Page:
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Vol. 24. Núm. S1.Febrero 2004
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Vol. 24. Núm. S1.Febrero 2004
Páginas 1-78
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Control del volumen extracelular y de la presión arterial en hemodiálisis de larga duración
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C. CHAZOT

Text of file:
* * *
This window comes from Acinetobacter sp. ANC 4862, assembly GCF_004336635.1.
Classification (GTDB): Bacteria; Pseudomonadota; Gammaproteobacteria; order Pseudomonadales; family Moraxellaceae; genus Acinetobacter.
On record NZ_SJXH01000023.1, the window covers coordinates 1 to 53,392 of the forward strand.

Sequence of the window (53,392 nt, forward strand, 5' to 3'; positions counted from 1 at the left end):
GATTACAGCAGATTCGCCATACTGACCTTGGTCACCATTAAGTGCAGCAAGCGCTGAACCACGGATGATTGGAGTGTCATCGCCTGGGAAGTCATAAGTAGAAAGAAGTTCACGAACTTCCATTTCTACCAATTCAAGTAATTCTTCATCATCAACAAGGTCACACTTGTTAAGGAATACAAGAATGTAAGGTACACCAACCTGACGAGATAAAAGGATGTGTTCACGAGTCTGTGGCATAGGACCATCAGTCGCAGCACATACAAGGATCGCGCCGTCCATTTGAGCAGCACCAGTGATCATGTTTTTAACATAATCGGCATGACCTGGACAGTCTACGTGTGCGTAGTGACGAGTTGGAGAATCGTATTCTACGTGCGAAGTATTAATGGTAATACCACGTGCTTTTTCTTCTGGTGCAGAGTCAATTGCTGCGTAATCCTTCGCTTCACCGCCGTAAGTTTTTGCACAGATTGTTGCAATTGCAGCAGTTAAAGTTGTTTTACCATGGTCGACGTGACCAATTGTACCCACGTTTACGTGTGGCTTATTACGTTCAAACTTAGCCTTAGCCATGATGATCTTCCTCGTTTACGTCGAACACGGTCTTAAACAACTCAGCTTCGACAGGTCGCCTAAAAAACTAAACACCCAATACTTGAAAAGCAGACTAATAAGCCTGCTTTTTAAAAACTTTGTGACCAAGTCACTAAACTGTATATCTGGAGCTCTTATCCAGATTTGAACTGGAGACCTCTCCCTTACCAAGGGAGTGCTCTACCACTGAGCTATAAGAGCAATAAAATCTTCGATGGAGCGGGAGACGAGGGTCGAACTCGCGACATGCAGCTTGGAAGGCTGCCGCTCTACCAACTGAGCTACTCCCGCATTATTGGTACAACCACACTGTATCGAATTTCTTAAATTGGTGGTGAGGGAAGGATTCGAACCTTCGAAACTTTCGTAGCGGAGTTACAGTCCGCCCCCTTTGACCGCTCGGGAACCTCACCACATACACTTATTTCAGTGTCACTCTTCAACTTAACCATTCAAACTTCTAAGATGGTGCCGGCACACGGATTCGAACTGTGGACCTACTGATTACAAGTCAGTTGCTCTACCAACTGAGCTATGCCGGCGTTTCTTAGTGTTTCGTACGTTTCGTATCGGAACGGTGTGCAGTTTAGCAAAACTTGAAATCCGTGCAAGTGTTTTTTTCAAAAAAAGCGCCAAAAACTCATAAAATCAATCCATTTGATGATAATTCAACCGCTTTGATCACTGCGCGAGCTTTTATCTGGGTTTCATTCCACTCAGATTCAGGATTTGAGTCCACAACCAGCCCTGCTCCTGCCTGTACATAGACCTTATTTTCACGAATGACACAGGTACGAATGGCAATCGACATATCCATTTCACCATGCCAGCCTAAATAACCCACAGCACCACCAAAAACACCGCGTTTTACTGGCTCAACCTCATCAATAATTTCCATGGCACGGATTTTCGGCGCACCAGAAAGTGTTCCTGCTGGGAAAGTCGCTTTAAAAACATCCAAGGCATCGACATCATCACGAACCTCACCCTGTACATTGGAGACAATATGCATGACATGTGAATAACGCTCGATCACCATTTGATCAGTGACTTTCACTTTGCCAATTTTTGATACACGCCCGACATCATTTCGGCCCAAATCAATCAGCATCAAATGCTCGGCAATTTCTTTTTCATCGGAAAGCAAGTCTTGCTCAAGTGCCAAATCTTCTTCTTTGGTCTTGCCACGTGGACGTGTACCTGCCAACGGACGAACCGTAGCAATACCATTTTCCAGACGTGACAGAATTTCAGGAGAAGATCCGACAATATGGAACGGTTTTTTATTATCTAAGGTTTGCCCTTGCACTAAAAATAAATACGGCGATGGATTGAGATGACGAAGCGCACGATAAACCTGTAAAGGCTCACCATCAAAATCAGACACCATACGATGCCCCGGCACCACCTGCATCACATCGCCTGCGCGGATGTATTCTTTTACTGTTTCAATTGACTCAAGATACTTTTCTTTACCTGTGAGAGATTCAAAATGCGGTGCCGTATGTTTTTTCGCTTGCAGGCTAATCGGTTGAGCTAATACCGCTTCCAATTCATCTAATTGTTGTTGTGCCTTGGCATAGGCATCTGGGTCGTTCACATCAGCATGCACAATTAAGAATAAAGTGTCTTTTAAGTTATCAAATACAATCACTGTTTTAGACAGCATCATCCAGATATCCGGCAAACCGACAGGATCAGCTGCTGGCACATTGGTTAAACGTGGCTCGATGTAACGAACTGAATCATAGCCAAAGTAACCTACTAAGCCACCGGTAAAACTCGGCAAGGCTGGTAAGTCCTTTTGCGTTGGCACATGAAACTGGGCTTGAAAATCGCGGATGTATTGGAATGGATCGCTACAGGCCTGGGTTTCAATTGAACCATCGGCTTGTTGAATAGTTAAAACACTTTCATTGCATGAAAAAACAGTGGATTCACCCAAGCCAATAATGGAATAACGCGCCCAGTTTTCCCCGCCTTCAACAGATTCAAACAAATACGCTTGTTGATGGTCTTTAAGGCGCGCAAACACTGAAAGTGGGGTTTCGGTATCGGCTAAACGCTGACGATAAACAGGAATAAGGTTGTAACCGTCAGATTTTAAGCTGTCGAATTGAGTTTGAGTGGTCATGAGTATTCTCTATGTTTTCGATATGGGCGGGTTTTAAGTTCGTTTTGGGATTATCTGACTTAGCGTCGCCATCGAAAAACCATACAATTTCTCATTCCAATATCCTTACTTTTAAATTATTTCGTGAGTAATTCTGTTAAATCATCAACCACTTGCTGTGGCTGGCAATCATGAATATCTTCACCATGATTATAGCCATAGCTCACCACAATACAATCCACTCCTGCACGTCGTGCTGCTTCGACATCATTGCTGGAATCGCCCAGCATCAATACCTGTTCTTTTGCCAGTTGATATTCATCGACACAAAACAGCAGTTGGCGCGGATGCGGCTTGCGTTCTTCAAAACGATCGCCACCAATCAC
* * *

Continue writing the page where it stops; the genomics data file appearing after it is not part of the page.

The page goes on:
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NEFROLOGÍA. Vol. XXIV. Número Extraordinario (I). 2004 Control del volumen extracelular y de la presión arterial en hemodiálisis de larga duración C. Chazot, M. D. Centre de Rein Artificiel. Tassin. France. Extra-cellular volume (ECV) represents 24% of body weight in adults The determinant compound of ECV is sodium. It is subject to wide and instantaneous variations, essentially due to changes in salt ingestion. The kidney is the key organ of sodium and ECV regulation. The decline in renal function affects the sodium (or ECV) balance. It is often challenged by an excessive salt intake, so that a defect of kidney function leads to a positive sodium (or ECV) balance and high blood pressure. Guyton has experimentally described the mechanisms of HTN in renal failure: ECV expansion, rise of cardiac output (CO), increased organ perfusion, increase of peripheral resistance (TPR) by protective pre-arteriolar vasoconstriction, with sustained hypertension (HTN) 1. Hence almost all patients with renal failure are hypertensive when starting dialysis. Soon after dialysis treatment was developed, it became clear that high blood pressure was a serious problem. According to Scribner, adequate control of the extra-cellular volume was the key to treat HTN in dialysis patients 2. In the first 10 years of dialysis, the consensus was that the control of HTN was achieved in a large majority of patients by UF and a low salt diet 3, 4 and the normalization of ECV by dialysis treatment was defined by Thomson et al. as the «dry weight»5. In our experience, dry weight is the post dialysis body weight that allows the pre-dialysis BP to remain normal, without the need for antihypertensive drugs, despite the interdialytic weight gain. At her/his dry weight, the patient has no clinical signs of fluid overload or dehydration 6. This definition points to BP as the key indicator of ECV. Normal blood pressure is the goal but also the best indicator of its single most determinant factor, the ECV. In the early 90's, Cheigh et al 7 in the United States reported that HTN was not controlled in dialysis patients. It was confirmed by subsequent studies. At the same time, we have reported in a cross sectional ambulatory BP monitoring study 11 or prospective data 12 the adequate BP control in patients treated with long hour HD treatment, despi38 te the worsening comorbidity of ESRD patients. In this last study 12, it is shown that 6 months in average are necessary to stabilize blood pressure at a normal level in a cohort of 61 patients beginning dialysis treatment, whereas antihypertensive drugs are tapered and stopped. It can be speculated, but it remains to be confirmed, that this delay is necessary to correct the cardiovascular remodelling induced by chronic ECV overload during the predialysis period. This hypothesis would also explain that acute ECV overload induced by interdialytic weight gain is not associated with HTN in these patients after 6 months of HD treatment. In our opinion, one of the reasons of the HTN current burden in HD patients relies on the neglect of ECV overload as the primary mechanism of HTN in dialysis patients. Forgetting of the dry weight quest and low salt diet recommendation seem usual, whereas the easy temptation of prescribing antihypertensive medication whose effectiveness may be doubtful in this setting is frequent. The other reason is the reduction of dialysis time inducing high UF rate and inadequate vascular refilling, leading to cramps and hypotension episodes jeopardizing the target dry weight achievement. Charra has described this phenomenon as the «vicious circle of short dialysis»13. Oskahya et al 14 have confirmed that low salt diet, tapering of antihypertensive drugs, and aggressive UF policy may normalize blood pressure in patients treated with short dialysis session. This experience strengthens the idea that the will of the nephrologist is essential in obtaining the normalization of ECV and blood pressure. Reducing UF rate and intradialytic events, long hour dialysis is an easier way to achieve the normalization of ECV. In conclusion, long hour HD treatment reduces greatly the side effects of ECV correction and allows for an easy normalization of BP in this setting. The experience of other centers treating patients with sequential long hour dialysis 15 confirms that it is a «method effect» rather than a «center effect». HEMODIÁLISIS DE LARGA DURACIÓN BIBLIOGRAFÍA 1. Guyton AC, Coleman TG, Granger HJ: Circulation: overall regulation. Annu Rev Physiol 34: 13-46, 1972. 2. Scribner BH: A personalized history of chronic hemodialysis. Am J Kidney Dis 16: 511-519, 1990. 3. Vertes V, Cangiano JL, Berman LB, Gould A: Hypertension in end-stage renal disease. N Engl J Med 280: 978-981, 1969. 4. Blumberg A, Nelp WB, Hegstrom RM, Scribner BH: Extracellular volume in patients with chronic renal disease treated for hypertension by sodium restriction. Lancet 2: 69-73, 1967. 5. Thomson GE, Waterhouse K, McDonald HP, Jr., Friedman EA: Hemodialysis for chronic renal failure. Clinical observations. Arch Intern Med 120: 153-167, 1967. 6. Charra B, Laurent G, Chazot C, Calemard E, Terrat JC, Vanel T, Jean G, Ruffet M: Clinical assessment of dry weight. Nephrol Dial Transplant 11: 16-19, 1996. 7. Cheigh JS, Milite C, Sullivan JF, Rubin AL, Stenzel KH: Hypertension is not adequately controlled in hemodialysis patients. Am J Kidney Dis 19: 453-459, 1992. 8. Salem MM: Hypertension in the hemodialysis population: a survey of 649 patients. Am J Kidney Dis 26: 461-468, 1995. 9. Fishbane SA, Scribner BH: Blood pressure control in dialysis patients. Semin Dial 15: 144-145, 2002. 10. Mittal S, Kher V, Gulati S, Agarwal LK, Arora P: Chronic renal failure in India. Ren Fail 19: 763-770, 1997. 11. Chazot C, Charra B, Laurent G, Didier C, Vo Van C, Terrat JC, Calemard E, Vanel T, Ruffet M: Interdialysis blood pressure control by long haemodialysis sessions. Nephrol Dial Transplant 10: 831-837, 1995. 12. Chazot C, Charra B, Vo Van C, Jean G, Vanel T, Calemard E, Terrat JC, Ruffet M, Laurent G: The Janus-faced aspect of «dry weight». Nephrol Dial Transplant 14: 121-124, 1999. 13. Charra B: Control of blood pressure in long slow hemodialysis. Blood Purif 12: 252-258, 1994. 14. Ozkahya M, Toz H, Unsal A, Ozerkan F, Asci G, Gurgun C, Akcicek F, Mees EJ: Treatment of hypertension in dialysis patients by ultrafiltration: role of cardiac dilatation and time factor. Am J Kidney Dis 34: 218-221, 1999. 15. Covic A, Goldsmith DJ, Venning MC, Ackrill P: Long-hours home haemodialysis-the best renal replacement therapy method? Qjm 92: 251-260, 1999. 39